Last week we arrived at piano to discover that John had forgotten his piano bag (that holds all his music). I was more than a little frustrated. As background, he’s been more than a little forgetful lately. Books get put in “a special place where I’ll know where to find it” and then are forgotten. Water bottles are left at sports practices. Goggles are left at home before swimming. Assignments are given and then forgotten. If I wasn’t a pediatrician I’d think he’d lost his mind. However, as a pediatrician, I often have parents bring their 9 or 10 year old boys in concerned about possible ADD because of their sudden forgetfulness. Even so, realizing it’s normal doesn’t make it any less frustrating.
Back to last week. I dropped the boys off at piano, they have lessons back-to-back at the teacher’s house. Typically Ruth and I sit in the car and read books while we wait for them and it’s a nice special time for her. David usually goes first anyway so I was able to drive home and get the piano bag and drive back. It was an inconvenience and not as pleasant for Ruth but not the end of the world. Still, when we pulled up and he said “Where’s my piano bag?” my reaction was one of frustration. I didn’t yell but I did make it clear through my tone that I wasn’t happy to have to turn the car around and head back home.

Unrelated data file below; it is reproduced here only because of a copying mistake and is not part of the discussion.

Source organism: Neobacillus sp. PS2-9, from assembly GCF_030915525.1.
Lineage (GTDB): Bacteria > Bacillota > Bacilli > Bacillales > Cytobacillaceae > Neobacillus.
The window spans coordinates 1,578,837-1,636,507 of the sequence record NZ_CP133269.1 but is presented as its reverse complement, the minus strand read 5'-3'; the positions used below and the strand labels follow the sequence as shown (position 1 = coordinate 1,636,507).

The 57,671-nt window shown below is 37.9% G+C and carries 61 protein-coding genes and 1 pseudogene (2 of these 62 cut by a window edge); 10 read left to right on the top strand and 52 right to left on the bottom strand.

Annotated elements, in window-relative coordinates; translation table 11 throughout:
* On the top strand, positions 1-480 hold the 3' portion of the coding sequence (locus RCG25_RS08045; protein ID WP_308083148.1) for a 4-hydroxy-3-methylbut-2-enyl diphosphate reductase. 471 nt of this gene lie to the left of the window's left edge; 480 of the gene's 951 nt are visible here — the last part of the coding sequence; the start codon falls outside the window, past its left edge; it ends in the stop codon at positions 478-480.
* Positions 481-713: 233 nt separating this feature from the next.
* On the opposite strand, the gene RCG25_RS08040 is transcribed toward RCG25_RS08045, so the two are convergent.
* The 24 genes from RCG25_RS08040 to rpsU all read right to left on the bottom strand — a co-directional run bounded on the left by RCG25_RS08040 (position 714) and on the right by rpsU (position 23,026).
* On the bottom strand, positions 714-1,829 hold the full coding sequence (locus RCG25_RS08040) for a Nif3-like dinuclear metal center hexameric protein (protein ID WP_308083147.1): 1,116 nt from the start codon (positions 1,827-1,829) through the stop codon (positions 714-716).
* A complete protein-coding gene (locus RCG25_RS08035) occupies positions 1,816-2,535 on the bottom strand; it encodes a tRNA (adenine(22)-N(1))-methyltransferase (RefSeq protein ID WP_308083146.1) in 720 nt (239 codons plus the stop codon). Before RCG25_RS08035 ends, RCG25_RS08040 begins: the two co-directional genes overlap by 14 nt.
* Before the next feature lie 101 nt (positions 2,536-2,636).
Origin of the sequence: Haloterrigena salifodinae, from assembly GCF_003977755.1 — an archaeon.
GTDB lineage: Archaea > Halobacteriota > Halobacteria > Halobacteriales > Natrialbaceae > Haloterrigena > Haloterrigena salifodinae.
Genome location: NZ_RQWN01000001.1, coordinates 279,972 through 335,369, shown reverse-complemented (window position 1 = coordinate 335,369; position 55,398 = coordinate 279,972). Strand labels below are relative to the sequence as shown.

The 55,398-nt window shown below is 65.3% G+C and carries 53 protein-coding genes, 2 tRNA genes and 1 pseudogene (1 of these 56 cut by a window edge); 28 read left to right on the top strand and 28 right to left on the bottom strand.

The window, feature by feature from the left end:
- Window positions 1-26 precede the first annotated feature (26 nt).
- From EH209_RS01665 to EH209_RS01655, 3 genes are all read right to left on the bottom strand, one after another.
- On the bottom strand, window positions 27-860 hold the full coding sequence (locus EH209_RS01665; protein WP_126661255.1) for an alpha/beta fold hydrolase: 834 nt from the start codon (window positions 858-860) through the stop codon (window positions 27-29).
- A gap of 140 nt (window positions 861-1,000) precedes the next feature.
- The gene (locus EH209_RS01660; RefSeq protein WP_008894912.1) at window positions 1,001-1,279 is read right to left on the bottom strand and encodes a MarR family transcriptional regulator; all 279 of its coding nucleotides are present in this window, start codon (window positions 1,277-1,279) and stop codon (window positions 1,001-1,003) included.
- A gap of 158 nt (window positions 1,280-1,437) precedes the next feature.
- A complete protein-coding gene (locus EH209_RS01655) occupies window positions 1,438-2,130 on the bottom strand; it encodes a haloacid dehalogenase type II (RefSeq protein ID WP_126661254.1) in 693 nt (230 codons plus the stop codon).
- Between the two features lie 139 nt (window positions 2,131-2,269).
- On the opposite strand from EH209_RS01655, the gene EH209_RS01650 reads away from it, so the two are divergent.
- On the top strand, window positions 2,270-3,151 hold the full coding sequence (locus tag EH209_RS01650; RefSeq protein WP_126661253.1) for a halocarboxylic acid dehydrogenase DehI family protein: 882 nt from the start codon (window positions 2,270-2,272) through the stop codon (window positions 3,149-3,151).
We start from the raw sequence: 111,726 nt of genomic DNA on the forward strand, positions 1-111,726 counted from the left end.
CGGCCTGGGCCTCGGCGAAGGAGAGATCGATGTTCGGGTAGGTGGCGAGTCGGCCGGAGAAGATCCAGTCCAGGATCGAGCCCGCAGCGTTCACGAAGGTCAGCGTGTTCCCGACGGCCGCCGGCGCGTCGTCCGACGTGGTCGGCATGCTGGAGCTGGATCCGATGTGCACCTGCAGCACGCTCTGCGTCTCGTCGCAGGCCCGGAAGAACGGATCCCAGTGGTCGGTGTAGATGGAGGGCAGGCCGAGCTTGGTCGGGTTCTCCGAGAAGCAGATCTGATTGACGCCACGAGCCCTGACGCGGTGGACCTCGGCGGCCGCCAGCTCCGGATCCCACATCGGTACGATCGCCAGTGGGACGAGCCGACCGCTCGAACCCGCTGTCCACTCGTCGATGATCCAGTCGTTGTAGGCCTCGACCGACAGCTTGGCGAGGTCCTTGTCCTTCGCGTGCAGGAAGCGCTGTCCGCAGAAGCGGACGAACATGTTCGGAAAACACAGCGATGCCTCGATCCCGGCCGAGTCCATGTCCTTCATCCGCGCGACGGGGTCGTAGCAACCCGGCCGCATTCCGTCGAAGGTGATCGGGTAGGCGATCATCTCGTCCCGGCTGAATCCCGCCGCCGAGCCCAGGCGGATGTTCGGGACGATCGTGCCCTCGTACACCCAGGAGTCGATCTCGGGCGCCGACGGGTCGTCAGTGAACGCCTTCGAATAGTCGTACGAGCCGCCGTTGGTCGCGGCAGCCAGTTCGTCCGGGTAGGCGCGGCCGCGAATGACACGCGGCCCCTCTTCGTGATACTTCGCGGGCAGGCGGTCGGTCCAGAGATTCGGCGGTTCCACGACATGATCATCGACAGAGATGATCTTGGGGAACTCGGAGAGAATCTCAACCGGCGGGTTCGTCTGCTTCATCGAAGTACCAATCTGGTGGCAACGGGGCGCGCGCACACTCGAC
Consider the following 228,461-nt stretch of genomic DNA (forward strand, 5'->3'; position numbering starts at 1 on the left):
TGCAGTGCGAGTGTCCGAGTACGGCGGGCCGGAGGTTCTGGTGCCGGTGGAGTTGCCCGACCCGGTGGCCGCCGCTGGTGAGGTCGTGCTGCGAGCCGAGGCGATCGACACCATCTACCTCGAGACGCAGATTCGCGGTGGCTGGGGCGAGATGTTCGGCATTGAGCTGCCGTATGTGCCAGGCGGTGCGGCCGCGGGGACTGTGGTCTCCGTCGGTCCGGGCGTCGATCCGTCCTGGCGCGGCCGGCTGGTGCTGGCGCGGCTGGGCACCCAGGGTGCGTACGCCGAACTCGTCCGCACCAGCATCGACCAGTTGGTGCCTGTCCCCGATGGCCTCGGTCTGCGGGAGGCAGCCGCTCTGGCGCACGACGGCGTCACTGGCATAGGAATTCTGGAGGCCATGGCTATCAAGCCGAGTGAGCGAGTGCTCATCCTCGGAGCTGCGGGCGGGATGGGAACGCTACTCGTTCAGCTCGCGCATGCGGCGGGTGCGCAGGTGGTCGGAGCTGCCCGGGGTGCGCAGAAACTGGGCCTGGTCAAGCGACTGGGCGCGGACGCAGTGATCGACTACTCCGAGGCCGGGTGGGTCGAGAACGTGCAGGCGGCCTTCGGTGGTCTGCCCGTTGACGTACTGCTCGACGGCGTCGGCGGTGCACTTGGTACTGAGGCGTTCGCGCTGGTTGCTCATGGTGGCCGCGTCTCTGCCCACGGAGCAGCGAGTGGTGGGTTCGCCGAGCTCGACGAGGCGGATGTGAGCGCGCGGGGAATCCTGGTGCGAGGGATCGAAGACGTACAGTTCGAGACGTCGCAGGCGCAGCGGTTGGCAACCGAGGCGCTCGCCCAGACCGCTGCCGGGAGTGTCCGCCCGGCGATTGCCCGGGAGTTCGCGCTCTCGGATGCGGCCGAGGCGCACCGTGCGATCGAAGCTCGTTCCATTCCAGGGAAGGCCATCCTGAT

As I pulled away with all sorts of not so loving thoughts running through my head I turned on the radio.
Amazing grace how sweet the sound
That saved a wretch like me
I once was lost but now am found
Was blind, but now I see.
Ok, seriously? That was not what I wanted to hear. What I wanted was to be self-righteous about how I was being a great Mom by going back to get the piano bag my incredibly sweet and smart but irresponsible son had left behind.
But grace? No, I didn’t really want to think about grace and all it means. I didn’t want to think about all the mistakes I’ve made and all the grace I’ve received. I didn’t want to think about how grace isn’t deserved but freely given. But I did think about it.
I got back to the piano teacher’s house right when John’s lesson was due to start. I took the bag in but instead of just handing it to him I gave him a big hug. He looked kind of sad and said “I’m sorry, Mommy.” I looked at him in the eyes and said “Don’t worry about it. It’s ok, things like that happen to anyone.” There are moments for teaching responsibility and independence. This wasn’t one. This was about teaching grace.
And maybe next time I’ll remember the lesson myself from the beginning.